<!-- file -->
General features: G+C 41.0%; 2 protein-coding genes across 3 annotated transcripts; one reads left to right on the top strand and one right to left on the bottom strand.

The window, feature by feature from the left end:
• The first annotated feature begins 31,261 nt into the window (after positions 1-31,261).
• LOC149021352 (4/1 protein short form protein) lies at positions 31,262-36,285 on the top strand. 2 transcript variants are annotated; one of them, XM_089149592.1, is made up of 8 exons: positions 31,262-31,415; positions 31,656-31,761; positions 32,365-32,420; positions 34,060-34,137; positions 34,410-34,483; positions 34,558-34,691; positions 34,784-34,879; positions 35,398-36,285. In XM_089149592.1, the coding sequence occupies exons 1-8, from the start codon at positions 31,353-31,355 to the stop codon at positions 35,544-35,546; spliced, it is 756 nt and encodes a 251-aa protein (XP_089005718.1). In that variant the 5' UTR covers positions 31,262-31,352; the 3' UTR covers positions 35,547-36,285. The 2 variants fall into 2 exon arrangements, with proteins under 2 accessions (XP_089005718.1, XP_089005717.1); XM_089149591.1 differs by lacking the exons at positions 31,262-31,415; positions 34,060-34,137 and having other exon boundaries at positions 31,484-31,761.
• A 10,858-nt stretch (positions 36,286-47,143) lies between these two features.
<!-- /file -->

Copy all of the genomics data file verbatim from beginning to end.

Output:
General features: G+C 41.0%; 2 protein-coding genes across 3 annotated transcripts; one reads left to right on the top strand and one right to left on the bottom strand.

The window, feature by feature from the left end:
• The first annotated feature begins 31,261 nt into the window (after positions 1-31,261).
• LOC149021352 (4/1 protein short form protein) lies at positions 31,262-36,285 on the top strand. 2 transcript variants are annotated; one of them, XM_089149592.1, is made up of 8 exons: positions 31,262-31,415; positions 31,656-31,761; positions 32,365-32,420; positions 34,060-34,137; positions 34,410-34,483; positions 34,558-34,691; positions 34,784-34,879; positions 35,398-36,285. In XM_089149592.1, the coding sequence occupies exons 1-8, from the start codon at positions 31,353-31,355 to the stop codon at positions 35,544-35,546; spliced, it is 756 nt and encodes a 251-aa protein (XP_089005718.1). In that variant the 5' UTR covers positions 31,262-31,352; the 3' UTR covers positions 35,547-36,285. The 2 variants fall into 2 exon arrangements, with proteins under 2 accessions (XP_089005718.1, XP_089005717.1); XM_089149591.1 differs by lacking the exons at positions 31,262-31,415; positions 34,060-34,137 and having other exon boundaries at positions 31,484-31,761.
• A 10,858-nt stretch (positions 36,286-47,143) lies between these two features.